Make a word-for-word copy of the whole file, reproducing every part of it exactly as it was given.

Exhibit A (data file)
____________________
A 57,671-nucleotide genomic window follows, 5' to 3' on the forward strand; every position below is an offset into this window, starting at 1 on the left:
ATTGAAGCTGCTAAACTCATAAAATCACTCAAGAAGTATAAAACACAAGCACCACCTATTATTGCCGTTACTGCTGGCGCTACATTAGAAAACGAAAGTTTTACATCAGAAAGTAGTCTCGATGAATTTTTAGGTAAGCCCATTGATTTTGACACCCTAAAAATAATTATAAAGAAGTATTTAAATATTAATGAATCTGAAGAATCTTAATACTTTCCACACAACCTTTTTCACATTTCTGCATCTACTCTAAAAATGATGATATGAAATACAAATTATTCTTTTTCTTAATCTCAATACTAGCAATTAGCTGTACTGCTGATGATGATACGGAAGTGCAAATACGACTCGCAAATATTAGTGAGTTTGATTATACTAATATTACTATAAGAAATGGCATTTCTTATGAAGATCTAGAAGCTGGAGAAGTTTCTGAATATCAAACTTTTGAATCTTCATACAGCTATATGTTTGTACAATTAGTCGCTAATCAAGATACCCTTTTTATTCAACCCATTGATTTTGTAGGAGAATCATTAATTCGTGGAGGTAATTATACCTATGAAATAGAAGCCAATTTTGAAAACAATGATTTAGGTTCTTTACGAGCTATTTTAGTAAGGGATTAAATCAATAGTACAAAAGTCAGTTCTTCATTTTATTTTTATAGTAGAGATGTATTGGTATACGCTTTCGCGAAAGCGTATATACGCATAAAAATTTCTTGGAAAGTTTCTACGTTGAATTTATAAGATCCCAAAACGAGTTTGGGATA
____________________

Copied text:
A 57,671-nucleotide genomic window follows, 5' to 3' on the forward strand; every position below is an offset into this window, starting at 1 on the left:
ATTGAAGCTGCTAAACTCATAAAATCACTCAAGAAGTATAAAACACAAGCACCACCTATTATTGCCGTTACTGCTGGCGCTACATTAGAAAACGAAAGTTTTACATCAGAAAGTAGTCTCGATGAATTTTTAGGTAAGCCCATTGATTTTGACACCCTAAAAATAATTATAAAGAAGTATTTAAATATTAATGAATCTGAAGAATCTTAATACTTTCCACACAACCTTTTTCACATTTCTGCATCTACTCTAAAAATGATGATATGAAATACAAATTATTCTTTTTCTTAATCTCAATACTAGCAATTAGCTGTACTGCTGATGATGATACGGAAGTGCAAATACGACTCGCAAATATTAGTGAGTTTGATTATACTAATATTACTATAAGAAATGGCATTTCTTATGAAGATCTAGAAGCTGGAGAAGTTTCTGAATATCAAACTTTTGAATCTTCATACAGCTATATGTTTGTACAATTAGTCGCTAATCAAGATACCCTTTTTATTCAACCCATTGATTTTGTAGGAGAATCATTAATTCGTGGAGGTAATTATACCTATGAAATAGAAGCCAATTTTGAAAACAATGATTTAGGTTCTTTACGAGCTATTTTAGTAAGGGATTAAATCAATAGTACAAAAGTCAGTTCTTCATTTTATTTTTATAGTAGAGATGTATTGGTATACGCTTTCGCGAAAGCGTATATACGCATAAAAATTTCTTGGAAAGTTTCTACGTTGAATTTATAAGATCCCAAAACGAGTTTGGGATA